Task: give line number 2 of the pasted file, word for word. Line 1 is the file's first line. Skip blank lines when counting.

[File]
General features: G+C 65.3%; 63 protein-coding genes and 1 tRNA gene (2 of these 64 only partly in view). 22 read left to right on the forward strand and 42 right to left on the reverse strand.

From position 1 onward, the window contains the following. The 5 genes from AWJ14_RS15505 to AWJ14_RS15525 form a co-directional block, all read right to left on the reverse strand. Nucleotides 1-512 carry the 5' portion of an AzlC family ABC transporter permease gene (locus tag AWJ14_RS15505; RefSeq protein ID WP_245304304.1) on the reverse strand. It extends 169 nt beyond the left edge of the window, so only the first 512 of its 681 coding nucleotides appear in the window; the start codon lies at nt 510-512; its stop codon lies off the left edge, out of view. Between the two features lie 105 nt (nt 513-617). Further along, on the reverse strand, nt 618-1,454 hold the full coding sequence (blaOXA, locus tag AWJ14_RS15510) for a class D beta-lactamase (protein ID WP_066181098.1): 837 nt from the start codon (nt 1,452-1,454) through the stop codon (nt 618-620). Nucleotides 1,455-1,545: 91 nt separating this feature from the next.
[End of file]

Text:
From position 1 onward, the window contains the following. The 5 genes from AWJ14_RS15505 to AWJ14_RS15525 form a co-directional block, all read right to left on the reverse strand. Nucleotides 1-512 carry the 5' portion of an AzlC family ABC transporter permease gene (locus tag AWJ14_RS15505; RefSeq protein ID WP_245304304.1) on the reverse strand. It extends 169 nt beyond the left edge of the window, so only the first 512 of its 681 coding nucleotides appear in the window; the start codon lies at nt 510-512; its stop codon lies off the left edge, out of view. Between the two features lie 105 nt (nt 513-617). Further along, on the reverse strand, nt 618-1,454 hold the full coding sequence (blaOXA, locus tag AWJ14_RS15510) for a class D beta-lactamase (protein ID WP_066181098.1): 837 nt from the start codon (nt 1,452-1,454) through the stop codon (nt 618-620). Nucleotides 1,455-1,545: 91 nt separating this feature from the next.